IRS Form 1040-SR is a new version of the 1040 form explicitly designed for taxpayers aged 65 and older. The Bipartisan Budget Act of 2018 introduced Form 1040-SR and a simplified version of the standard Form 1040. The notable differences between the two are that the 1040-SR has larger type font and highlights tax benefits specifically available to seniors. Taxpayers aged 65 or older by the end of the tax year for which they are filing may choose which form to use, whether retired or still working. However, retirees under the age of 65 may not select the 1040-SR.
If you file your taxes using a paper form, the larger type font and bigger boxes in which to write the numbers could be helpful. Otherwise, if you file using an online fillable form or tax software, there is no difference between the 10409 and the 1040-SR.
The hardcopy form does use the senior allowance for standard deduction in the allowance chart, which is helpful for those who may otherwise not claim the deduction to which they are entitled. If you don’t itemize, you have access to a larger standard deduction if you or your spouse is 65 or older. The difference for a person filing as single is an additional $1,650 above the standard deduction, while the amount for a married couple is $1,300 for each person at or over the age threshold.
Are There Other Tax Benefits for Seniors?
In addition to the higher standard deduction, seniors have a higher filing threshold. The filing threshold is the amount of income you can earn before you need to file a tax return. For married couples under age 65, the income maximum before filing is $24,800. If one spouse is 65 or older, the threshold increases to $26,100, and if both are seniors, the line is drawn at $27,400. Note that seniors may want to file even if not required to if they are entitled to refunds or credits.
Low-income tax credit. Some seniors with a low adjusted gross income and low nontaxable Social Security and pension income are eligible for a credit of between $3,750 and $7,500. The Credit for the Elderly or the Disabled is available to seniors with adjusted gross income under $17,500 ($25,000 if both spouses are 65 or over) and pension and nontaxable social Security income under $7,500 for the couple.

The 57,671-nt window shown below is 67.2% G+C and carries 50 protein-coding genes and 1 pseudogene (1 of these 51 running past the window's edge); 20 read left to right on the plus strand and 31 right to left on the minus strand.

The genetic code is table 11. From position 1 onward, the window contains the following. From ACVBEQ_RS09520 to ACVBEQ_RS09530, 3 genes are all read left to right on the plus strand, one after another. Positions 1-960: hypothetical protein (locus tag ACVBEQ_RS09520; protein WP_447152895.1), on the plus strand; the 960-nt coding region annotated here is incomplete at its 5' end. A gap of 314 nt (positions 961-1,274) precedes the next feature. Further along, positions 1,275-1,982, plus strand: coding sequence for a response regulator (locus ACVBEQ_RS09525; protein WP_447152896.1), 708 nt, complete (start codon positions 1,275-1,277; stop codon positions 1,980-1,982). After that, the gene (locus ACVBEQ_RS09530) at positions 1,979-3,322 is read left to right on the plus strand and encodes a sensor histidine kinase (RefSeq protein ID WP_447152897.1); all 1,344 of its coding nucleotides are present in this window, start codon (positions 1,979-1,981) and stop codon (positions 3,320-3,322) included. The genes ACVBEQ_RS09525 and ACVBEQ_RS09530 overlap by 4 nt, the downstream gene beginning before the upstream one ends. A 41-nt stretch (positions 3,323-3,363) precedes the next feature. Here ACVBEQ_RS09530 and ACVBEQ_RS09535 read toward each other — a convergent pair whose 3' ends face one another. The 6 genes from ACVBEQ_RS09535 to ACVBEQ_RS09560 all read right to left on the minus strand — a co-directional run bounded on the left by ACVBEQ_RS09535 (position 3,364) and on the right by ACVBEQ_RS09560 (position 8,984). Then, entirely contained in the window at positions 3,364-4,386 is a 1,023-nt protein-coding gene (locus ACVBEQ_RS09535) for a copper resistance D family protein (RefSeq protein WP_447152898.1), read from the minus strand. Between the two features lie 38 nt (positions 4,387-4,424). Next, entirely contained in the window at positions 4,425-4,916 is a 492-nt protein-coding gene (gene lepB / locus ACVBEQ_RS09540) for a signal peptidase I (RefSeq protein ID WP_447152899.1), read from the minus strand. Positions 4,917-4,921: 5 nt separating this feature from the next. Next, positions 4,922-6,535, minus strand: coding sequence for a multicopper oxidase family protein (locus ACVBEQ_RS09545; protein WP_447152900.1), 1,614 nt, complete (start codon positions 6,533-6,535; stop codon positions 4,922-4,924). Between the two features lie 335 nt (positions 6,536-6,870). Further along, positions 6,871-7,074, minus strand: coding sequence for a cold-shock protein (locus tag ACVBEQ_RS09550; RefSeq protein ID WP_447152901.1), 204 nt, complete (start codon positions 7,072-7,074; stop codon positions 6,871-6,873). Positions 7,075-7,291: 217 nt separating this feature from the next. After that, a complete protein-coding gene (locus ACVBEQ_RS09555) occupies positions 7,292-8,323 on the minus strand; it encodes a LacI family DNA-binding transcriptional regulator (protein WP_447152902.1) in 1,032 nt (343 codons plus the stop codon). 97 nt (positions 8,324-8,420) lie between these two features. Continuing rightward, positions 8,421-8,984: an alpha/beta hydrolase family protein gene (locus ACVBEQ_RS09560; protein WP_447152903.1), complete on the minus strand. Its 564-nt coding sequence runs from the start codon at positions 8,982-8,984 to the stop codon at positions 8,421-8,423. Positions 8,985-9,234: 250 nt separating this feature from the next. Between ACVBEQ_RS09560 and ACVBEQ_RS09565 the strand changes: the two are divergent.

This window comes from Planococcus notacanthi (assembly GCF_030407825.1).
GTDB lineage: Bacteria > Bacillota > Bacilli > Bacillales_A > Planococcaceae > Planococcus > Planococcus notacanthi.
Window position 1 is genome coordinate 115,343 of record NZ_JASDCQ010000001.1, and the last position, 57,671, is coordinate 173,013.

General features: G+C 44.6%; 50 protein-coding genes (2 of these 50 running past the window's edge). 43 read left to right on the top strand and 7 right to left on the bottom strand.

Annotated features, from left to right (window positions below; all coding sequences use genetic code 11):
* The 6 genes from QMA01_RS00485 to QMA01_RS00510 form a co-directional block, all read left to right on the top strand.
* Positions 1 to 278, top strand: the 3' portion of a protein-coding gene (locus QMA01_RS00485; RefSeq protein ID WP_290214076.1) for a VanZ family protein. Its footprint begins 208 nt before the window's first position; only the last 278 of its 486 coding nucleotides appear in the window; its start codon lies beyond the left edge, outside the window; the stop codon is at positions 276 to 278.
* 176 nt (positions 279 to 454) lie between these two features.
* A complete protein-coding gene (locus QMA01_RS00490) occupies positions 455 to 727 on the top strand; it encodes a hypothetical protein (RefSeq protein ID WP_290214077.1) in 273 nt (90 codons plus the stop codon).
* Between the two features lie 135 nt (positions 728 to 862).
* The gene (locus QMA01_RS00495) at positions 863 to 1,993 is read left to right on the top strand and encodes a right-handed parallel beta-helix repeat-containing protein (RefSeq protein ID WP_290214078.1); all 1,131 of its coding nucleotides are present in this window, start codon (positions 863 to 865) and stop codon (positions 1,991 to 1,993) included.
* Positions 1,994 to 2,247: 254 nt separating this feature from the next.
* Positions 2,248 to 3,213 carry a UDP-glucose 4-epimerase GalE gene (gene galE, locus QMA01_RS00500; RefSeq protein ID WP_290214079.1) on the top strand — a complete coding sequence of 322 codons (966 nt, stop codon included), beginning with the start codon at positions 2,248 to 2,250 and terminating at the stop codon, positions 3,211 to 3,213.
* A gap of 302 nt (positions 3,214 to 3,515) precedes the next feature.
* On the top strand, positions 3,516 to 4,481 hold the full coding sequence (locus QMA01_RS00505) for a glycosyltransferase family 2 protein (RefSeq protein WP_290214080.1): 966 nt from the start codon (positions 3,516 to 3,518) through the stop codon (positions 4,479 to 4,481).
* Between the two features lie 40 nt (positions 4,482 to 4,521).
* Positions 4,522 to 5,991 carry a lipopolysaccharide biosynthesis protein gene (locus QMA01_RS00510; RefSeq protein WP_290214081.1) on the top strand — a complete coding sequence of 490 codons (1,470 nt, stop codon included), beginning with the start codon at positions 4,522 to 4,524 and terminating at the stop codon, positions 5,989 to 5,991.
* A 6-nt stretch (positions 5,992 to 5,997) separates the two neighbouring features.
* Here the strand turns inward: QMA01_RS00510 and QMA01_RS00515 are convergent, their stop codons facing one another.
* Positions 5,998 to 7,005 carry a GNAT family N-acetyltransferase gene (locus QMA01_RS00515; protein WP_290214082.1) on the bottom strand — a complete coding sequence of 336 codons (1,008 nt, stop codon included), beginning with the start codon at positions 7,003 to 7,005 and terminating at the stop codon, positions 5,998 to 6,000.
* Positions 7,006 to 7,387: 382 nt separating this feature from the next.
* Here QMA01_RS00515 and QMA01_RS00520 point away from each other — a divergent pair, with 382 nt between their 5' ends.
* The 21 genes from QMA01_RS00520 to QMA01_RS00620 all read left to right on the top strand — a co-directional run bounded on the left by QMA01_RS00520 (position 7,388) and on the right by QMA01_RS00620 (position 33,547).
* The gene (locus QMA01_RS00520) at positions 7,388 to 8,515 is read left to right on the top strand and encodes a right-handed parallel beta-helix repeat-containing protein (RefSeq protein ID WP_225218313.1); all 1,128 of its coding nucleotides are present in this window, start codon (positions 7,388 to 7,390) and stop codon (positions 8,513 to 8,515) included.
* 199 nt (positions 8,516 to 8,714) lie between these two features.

Seniors can also defer taxes by contributing higher annual amounts to an IRA (Individual Retirement Account) and 401(k) plan. Also, once a taxpayer is 59 ½, they can withdraw funds from an IRA without incurring the 10% early withdrawal penalty that younger taxpayers must pay. The same is true of withdrawals from a 401(k) if you leave your job after age 55 (you can only withdraw from a 401(k) attached to your most recent position if you have more than one).
Can I Benefit From Charitable Contributions?
One thing about those retirement accounts is that retirees usually must begin taking withdrawals from them and pay taxes, whether or not they need the money. If you are a retiree over 70 ½ and you transfer any amount (up to $100,000) from your IRA to a qualified charitable organization, you won’t have to pay taxes on the gift amount. However, you must account for the transaction on your 1040 or 1040-SR.
This material is for general information and educational purposes only. Information is based on data gathered from what we believe are reliable sources. It is not guaranteed as to accuracy, does not purport to be complete and is not intended to be used as a primary basis for investment decisions. Realized does not provide tax or legal advice. This material is not a substitute for seeking the advice of a qualified professional for your individual situation.